I wouldn’t want to keep money in a bank that can’t access the SWIFT system. Once a bank can’t transfer or receive funds from other banks, its solvency can be at risk. If I were Russian, I would take my money out now. Bank runs could begin in Russia on Monday. #StandWithUkraine
— Bill Ackman (@BillAckman) February 26, 2022
— Derick (@The4thSuvivoR) February 27, 2022
“I’ve stood in lines for an hour, but foreign currency is gone everywhere, just rubles,” said Vladimir, a 28-year-old programmer who declined to give his last name, while waiting in a long line at an ATM in a Moscow shopping mall. “I got a late start because I didn’t think this was possible. I’m in shock.”
HUGE lines for ATMs all over Moscow at 5am, as fears that the Russian banking system will be essentially shut down and sanctioned, which is causing a Bank Run.#UkraineWar #UkraineRussiaConflict #Ukraine #Russia pic.twitter.com/whzhKS5uBk
— Ukraine News Now (@NewUkraineNews) February 27, 2022
There are indications that the ruble will fall sharply when trading opens on Monday. Exchange rates being offered by lenders are already varying widely on Sunday, from 98.08 rubles per dollar at Alfa Bank to 99.49 at Sberbank PJSC, 105 at VTB Group and 115 at Otkritie Bank at 3:30 p.m. in Moscow. The spot ruble price on the Moscow Exchange closed at 83 per dollar on Friday.
“I can’t see a scenario where it doesn’t get hammered,” said Paul McNamara, a fund manager at GAM Investments. “I don’t expect effective intervention in terms of pricing, but in terms of reducing legal grounds to sell rubles.”
The rush for foreign currency came despite Bloomberg reporting that some lenders selling dollars at more than a third higher than the market’s close on Friday, and well past the psychologically important level of 100 rubles per dollar that many economists said would trigger an interest-rate hike by the Bank of Russia. The shock came as Russians were still digesting news that Europe was closing its airspace to them and popular payment systems like ApplePay would stop working.
Late on Saturday, the U.S. and the European Union agreed to kick some Russian banks off the SWIFT financial messaging system and freeze the central bank’s reserves. On Sunday, the EU announced it would close of its airspace to Russian carriers, which could make it difficult to physically transport cash into the country.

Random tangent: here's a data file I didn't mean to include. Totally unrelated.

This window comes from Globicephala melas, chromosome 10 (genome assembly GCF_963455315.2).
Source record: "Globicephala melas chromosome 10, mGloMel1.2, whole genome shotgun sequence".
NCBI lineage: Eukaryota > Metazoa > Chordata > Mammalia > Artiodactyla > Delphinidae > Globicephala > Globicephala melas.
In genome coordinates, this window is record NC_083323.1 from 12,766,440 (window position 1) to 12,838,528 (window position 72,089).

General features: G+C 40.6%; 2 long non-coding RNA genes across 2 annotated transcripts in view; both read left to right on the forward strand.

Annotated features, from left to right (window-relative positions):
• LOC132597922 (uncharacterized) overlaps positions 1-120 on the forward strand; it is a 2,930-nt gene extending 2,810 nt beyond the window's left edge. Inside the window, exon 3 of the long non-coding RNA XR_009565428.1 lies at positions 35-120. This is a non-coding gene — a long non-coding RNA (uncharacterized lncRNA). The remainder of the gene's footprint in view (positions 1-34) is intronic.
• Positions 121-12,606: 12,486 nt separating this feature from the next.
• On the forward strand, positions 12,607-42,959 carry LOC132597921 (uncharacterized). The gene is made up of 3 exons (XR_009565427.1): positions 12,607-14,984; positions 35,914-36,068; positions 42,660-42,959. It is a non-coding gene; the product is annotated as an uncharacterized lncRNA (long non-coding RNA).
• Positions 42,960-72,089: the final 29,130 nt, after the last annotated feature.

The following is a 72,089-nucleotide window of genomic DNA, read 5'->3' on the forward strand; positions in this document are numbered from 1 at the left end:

The Moscow bank run: a queue for a Tinkoff ATM in the Liga shopping center in Khimki. There are about 70 people in line. Eyewitnesses say the money in the ATM runs out within 40 minutes. @bazabazon pic.twitter.com/MTMkEiCRHJ
— Jason Corcoran (@jason_corcoran) February 27, 2022
The central bank said last week it was increasing supplies of cash to ATMs to meet the demand and issued another statement Sunday vowing to provide banks “uninterrupted” supplies of rubles. The release made no mention of possible foreign-currency support or the sanctions.
Russia last faced a major run on cash in 2014, when plunging oil prices in the wake of western sanctions triggered a crash in the exchange rate. Sberbank, Russia’s biggest bank, ran through 1.3 trillion rubles ($16 billion) in a single week, according to Bloomberg.
“The situation is completely unstable, and sanctions and restrictions on the central bank can only get worse,” said Alexandra Suslina, a budget specialist at the Moscow-based Economic Expert Group. “There’s already a bit of a rush to take money out of ATMs, but no cash machine is designed for the lines that will appear at sanctioned banks.”
Meanwhile, on Sunday the Russian central bank said it would resume purchases of gold and precious metals from the domestic market starting Monday, although it wasn’t immediately clear who the sanctioned central bank would buy gold from. Furthermore, in light of the upcoming liquidity scramble, it is more likely that Russia will need to start selling some of its gold reserves which according to Credit Suisse calculations amount to a little under $150 billion.